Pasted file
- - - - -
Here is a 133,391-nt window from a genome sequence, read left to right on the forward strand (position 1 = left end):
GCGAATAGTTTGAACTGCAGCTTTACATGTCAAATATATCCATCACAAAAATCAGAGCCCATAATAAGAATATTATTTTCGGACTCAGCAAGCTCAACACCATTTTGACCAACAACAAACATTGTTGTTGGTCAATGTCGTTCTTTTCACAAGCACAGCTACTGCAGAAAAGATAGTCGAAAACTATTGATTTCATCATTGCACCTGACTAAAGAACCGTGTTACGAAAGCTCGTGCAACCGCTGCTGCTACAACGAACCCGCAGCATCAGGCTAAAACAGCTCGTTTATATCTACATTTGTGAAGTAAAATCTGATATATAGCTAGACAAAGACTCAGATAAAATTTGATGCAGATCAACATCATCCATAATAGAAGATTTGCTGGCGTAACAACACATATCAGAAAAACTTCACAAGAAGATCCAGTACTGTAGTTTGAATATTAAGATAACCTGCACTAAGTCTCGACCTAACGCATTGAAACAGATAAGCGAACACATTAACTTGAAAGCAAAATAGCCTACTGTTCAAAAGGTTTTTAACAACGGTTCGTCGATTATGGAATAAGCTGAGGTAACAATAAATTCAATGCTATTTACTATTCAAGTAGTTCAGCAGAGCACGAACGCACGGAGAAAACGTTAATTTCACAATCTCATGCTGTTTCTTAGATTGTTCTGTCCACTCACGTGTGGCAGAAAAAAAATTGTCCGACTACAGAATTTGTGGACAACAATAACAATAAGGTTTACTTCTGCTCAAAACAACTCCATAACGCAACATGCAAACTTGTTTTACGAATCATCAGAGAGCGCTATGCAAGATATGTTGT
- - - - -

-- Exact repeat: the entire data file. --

Here is a 133,391-nt window from a genome sequence, read left to right on the forward strand (position 1 = left end):
GCGAATAGTTTGAACTGCAGCTTTACATGTCAAATATATCCATCACAAAAATCAGAGCCCATAATAAGAATATTATTTTCGGACTCAGCAAGCTCAACACCATTTTGACCAACAACAAACATTGTTGTTGGTCAATGTCGTTCTTTTCACAAGCACAGCTACTGCAGAAAAGATAGTCGAAAACTATTGATTTCATCATTGCACCTGACTAAAGAACCGTGTTACGAAAGCTCGTGCAACCGCTGCTGCTACAACGAACCCGCAGCATCAGGCTAAAACAGCTCGTTTATATCTACATTTGTGAAGTAAAATCTGATATATAGCTAGACAAAGACTCAGATAAAATTTGATGCAGATCAACATCATCCATAATAGAAGATTTGCTGGCGTAACAACACATATCAGAAAAACTTCACAAGAAGATCCAGTACTGTAGTTTGAATATTAAGATAACCTGCACTAAGTCTCGACCTAACGCATTGAAACAGATAAGCGAACACATTAACTTGAAAGCAAAATAGCCTACTGTTCAAAAGGTTTTTAACAACGGTTCGTCGATTATGGAATAAGCTGAGGTAACAATAAATTCAATGCTATTTACTATTCAAGTAGTTCAGCAGAGCACGAACGCACGGAGAAAACGTTAATTTCACAATCTCATGCTGTTTCTTAGATTGTTCTGTCCACTCACGTGTGGCAGAAAAAAAATTGTCCGACTACAGAATTTGTGGACAACAATAACAATAAGGTTTACTTCTGCTCAAAACAACTCCATAACGCAACATGCAAACTTGTTTTACGAATCATCAGAGAGCGCTATGCAAGATATGTTGT